Equality State Policy Center researcher Sarah Gorin writes about Senate File 14, which would allow counties to adopt “hybrid” districting, establishing both single-member districts and an at-large district. Last year a U.S. District Judge rejected a hybrid districting proposal by Fremont County.
Although Fremont County’s county districting was done under federal court order and ultimately resulted in single-member districts, its initial response to losing the lawsuit was to offer a districting plan with a majority Native American district to elect one commissioner, and an at-large district to elect the other four commissioners.
This “hybrid” districting proposal was aimed at preserving the status quo as much as possible, and also was described as a kind of “political quarantine” for the Native American population.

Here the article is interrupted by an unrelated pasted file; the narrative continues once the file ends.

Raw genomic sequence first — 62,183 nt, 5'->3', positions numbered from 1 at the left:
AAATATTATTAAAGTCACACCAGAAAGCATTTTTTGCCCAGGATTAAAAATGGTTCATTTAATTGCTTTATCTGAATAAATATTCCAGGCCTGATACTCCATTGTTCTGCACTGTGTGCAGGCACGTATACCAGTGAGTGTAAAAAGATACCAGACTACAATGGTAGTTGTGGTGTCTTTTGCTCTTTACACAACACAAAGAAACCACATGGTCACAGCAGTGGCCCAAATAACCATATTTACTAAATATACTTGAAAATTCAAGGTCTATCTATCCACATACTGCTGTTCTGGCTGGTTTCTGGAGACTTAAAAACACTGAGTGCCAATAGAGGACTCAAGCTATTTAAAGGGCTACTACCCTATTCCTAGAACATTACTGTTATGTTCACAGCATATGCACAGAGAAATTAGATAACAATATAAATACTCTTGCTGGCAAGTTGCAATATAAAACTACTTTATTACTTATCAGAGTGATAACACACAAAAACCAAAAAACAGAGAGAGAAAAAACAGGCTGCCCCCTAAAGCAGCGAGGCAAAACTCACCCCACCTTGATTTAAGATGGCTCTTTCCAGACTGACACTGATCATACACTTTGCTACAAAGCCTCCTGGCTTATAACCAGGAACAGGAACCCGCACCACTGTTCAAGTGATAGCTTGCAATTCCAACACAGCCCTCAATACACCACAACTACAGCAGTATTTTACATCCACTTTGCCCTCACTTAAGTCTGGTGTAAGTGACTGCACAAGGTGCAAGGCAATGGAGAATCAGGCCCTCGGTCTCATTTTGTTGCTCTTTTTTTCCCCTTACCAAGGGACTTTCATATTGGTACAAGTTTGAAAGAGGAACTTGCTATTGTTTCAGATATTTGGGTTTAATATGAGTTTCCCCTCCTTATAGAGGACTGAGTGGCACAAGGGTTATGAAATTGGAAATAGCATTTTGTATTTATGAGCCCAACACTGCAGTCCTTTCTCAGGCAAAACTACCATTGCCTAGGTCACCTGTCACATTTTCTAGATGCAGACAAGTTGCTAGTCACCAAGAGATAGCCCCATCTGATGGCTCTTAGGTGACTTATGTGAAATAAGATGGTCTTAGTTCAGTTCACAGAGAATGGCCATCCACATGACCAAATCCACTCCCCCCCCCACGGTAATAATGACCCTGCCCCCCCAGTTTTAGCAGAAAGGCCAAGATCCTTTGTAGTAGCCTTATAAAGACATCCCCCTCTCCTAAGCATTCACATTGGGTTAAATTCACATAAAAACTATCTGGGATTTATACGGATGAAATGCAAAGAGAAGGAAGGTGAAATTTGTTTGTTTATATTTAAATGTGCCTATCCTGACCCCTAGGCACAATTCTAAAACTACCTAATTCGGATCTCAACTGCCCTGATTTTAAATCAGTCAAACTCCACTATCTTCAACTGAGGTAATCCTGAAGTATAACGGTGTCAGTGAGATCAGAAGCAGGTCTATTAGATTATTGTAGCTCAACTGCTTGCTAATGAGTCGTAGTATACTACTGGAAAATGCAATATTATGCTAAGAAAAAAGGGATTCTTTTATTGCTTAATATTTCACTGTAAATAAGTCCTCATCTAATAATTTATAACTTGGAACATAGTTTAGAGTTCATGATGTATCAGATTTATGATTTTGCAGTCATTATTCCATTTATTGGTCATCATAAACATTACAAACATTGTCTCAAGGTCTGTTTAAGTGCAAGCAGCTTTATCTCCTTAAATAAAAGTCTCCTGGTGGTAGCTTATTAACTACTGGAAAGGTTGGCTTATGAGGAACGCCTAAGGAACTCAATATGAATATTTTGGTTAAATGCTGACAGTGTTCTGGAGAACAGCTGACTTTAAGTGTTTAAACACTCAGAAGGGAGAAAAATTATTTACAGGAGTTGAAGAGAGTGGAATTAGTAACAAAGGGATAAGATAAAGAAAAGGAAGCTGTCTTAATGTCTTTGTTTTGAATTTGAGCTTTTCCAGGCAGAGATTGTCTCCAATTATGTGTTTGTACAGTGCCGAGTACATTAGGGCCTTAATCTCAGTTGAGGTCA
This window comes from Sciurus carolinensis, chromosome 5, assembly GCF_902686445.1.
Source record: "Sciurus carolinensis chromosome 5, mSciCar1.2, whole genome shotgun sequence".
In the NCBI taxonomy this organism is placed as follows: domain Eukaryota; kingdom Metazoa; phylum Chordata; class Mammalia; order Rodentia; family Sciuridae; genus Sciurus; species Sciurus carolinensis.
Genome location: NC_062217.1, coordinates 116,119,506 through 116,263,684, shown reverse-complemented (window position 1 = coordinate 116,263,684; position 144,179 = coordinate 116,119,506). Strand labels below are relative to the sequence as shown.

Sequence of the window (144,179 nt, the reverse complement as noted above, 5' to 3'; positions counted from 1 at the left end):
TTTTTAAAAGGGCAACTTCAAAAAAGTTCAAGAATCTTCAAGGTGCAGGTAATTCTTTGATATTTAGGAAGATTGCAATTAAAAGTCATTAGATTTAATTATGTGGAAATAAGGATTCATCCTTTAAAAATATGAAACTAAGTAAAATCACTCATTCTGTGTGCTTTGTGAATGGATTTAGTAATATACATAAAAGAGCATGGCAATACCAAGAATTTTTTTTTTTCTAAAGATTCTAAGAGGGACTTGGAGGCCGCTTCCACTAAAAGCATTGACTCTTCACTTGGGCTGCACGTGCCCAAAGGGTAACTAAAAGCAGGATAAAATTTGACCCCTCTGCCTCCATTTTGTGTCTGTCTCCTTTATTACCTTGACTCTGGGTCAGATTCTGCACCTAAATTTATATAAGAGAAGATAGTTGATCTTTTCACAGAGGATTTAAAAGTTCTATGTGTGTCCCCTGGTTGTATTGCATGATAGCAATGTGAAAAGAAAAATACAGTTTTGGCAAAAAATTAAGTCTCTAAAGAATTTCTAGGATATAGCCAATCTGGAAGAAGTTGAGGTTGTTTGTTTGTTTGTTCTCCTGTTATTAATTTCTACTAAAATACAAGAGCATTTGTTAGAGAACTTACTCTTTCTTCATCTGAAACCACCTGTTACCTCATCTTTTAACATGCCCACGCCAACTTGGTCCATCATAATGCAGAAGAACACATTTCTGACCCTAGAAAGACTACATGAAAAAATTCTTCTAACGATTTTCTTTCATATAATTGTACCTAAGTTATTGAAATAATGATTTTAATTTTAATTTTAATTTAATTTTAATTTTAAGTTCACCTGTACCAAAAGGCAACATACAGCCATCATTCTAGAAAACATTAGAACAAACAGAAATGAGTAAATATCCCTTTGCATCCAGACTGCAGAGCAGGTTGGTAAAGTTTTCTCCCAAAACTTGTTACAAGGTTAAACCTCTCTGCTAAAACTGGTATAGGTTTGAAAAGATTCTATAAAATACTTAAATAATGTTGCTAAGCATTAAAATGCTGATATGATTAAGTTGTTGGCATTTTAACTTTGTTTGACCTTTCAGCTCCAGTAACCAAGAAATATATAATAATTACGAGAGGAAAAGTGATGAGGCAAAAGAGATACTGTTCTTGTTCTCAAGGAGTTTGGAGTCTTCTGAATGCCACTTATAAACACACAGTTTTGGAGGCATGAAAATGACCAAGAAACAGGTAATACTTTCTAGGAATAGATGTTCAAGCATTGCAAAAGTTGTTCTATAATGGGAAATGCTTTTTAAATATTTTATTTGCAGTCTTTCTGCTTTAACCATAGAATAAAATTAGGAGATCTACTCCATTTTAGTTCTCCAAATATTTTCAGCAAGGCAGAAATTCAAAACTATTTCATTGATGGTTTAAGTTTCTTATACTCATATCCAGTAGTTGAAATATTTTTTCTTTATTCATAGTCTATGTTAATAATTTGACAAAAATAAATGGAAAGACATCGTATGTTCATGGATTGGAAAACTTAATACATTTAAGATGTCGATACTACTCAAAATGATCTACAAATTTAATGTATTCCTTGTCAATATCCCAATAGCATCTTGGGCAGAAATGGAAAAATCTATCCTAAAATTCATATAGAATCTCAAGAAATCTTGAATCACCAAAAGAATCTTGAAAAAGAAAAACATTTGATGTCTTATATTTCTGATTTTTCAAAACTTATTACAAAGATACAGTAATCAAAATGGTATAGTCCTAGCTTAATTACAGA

SF 14 changes current law to allow hybrid districting. The ESPC has been working against the bill due to the potential for using hybrid districting to discriminate, not only in Fremont County but in other areas of the state where there are geographical concentrations of minority populations.
SF 14 has passed the Senate and was heard (on February 8 ) and again Thursday (February 10) in the House Corporations, Elections and Political Subdivisions Committee.